There are four kinds of interactions that we have will police. I like to think of them on a spectrum. We'll start with the lowest which would be a
(Example) We're standing in line next to a police officer at a grocery store, and you start talking - that's a voluntary encounter.
It's very common with a traffic stop. If you're stopped in traffic, you are the subject of a detention.
Custody is when you're brought in, your freedom is significantly restrained, and you're being held to answer for a charge.
As we move from a voluntary encounter up to arrest, the burden on the government increases. The burden of proof on the government increases.
So, in order for you to be detained, they have to have reasonable suspicion. In order for you to be placed in custody, they need to have even more evidence that you're involved in something.
Ultimately for you to be arrested they have to have established probable cause.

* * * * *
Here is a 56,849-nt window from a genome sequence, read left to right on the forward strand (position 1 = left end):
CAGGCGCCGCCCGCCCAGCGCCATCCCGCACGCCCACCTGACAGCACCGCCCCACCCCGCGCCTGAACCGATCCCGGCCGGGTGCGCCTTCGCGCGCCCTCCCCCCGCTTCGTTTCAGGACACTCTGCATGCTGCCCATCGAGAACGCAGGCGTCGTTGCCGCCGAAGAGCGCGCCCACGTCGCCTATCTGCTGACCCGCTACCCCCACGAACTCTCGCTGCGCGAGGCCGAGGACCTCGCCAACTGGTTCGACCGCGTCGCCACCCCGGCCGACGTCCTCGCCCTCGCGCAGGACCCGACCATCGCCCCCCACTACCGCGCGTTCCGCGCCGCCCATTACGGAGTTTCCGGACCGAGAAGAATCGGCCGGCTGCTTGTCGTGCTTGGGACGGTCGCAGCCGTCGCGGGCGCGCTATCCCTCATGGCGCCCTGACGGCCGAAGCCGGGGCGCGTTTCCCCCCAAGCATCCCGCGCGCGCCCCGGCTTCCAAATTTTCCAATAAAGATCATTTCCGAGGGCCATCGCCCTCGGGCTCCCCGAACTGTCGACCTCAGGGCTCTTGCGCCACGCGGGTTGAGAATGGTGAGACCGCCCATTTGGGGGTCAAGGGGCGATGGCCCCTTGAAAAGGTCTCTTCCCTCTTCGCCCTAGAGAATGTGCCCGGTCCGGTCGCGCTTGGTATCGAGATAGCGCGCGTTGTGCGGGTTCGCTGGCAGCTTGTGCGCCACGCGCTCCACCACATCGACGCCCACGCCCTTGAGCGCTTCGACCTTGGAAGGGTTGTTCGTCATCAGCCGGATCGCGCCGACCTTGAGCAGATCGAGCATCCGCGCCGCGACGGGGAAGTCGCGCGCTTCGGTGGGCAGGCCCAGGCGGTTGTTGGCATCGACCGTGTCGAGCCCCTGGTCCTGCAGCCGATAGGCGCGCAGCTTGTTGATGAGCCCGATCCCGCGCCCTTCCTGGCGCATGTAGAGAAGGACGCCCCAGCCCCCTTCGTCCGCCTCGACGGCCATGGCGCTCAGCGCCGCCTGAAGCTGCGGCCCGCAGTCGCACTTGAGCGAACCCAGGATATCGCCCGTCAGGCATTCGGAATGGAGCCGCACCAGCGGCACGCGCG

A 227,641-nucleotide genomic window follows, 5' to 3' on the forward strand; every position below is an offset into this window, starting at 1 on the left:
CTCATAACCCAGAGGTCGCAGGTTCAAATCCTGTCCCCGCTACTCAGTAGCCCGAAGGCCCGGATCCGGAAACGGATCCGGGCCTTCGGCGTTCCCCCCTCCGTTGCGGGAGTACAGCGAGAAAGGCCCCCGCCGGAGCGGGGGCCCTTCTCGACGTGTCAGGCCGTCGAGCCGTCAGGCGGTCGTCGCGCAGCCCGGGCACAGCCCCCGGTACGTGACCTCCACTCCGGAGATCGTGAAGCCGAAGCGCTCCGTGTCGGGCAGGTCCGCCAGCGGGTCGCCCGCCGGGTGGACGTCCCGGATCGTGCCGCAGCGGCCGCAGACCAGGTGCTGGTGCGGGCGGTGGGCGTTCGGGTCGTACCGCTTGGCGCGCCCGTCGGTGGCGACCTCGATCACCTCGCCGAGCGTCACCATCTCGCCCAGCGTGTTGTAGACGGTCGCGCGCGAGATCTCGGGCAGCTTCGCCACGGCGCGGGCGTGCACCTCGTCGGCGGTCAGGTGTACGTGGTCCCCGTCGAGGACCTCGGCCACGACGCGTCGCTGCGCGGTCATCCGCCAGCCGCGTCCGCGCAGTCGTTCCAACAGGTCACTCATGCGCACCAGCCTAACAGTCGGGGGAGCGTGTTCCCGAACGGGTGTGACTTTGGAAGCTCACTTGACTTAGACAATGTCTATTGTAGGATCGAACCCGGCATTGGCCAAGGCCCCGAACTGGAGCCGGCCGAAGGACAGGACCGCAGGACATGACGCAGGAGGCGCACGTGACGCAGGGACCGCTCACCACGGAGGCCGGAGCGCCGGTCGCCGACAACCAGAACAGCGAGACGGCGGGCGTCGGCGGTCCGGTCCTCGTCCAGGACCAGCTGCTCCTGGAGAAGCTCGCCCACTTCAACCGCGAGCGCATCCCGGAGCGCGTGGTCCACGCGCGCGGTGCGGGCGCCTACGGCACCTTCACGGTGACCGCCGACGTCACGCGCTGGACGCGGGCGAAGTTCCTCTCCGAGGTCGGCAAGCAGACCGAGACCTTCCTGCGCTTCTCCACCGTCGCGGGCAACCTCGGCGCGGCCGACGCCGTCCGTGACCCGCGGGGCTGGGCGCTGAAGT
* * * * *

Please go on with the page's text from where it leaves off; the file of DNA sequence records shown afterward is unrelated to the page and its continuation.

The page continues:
As we go up along this spectrum, your rights increase, and the level of evidence that they need increases.
Very often in a motion to suppress, we're arguing about where on this spectrum a case lies.
Generally speaking, the prosecution wants to move everything to the far end and say it's a voluntary encounter. If it's a voluntary encounter, then the police only need reasonable suspicion, but they don't need any evidence that you did anything.
Likewise, as the defense, we're trying to move things as close to arrest as we can. When that happens, you have increasing constitutional protections and an increased evidentiary burden on the government.
The next video we recommend for you: Miranda Warning.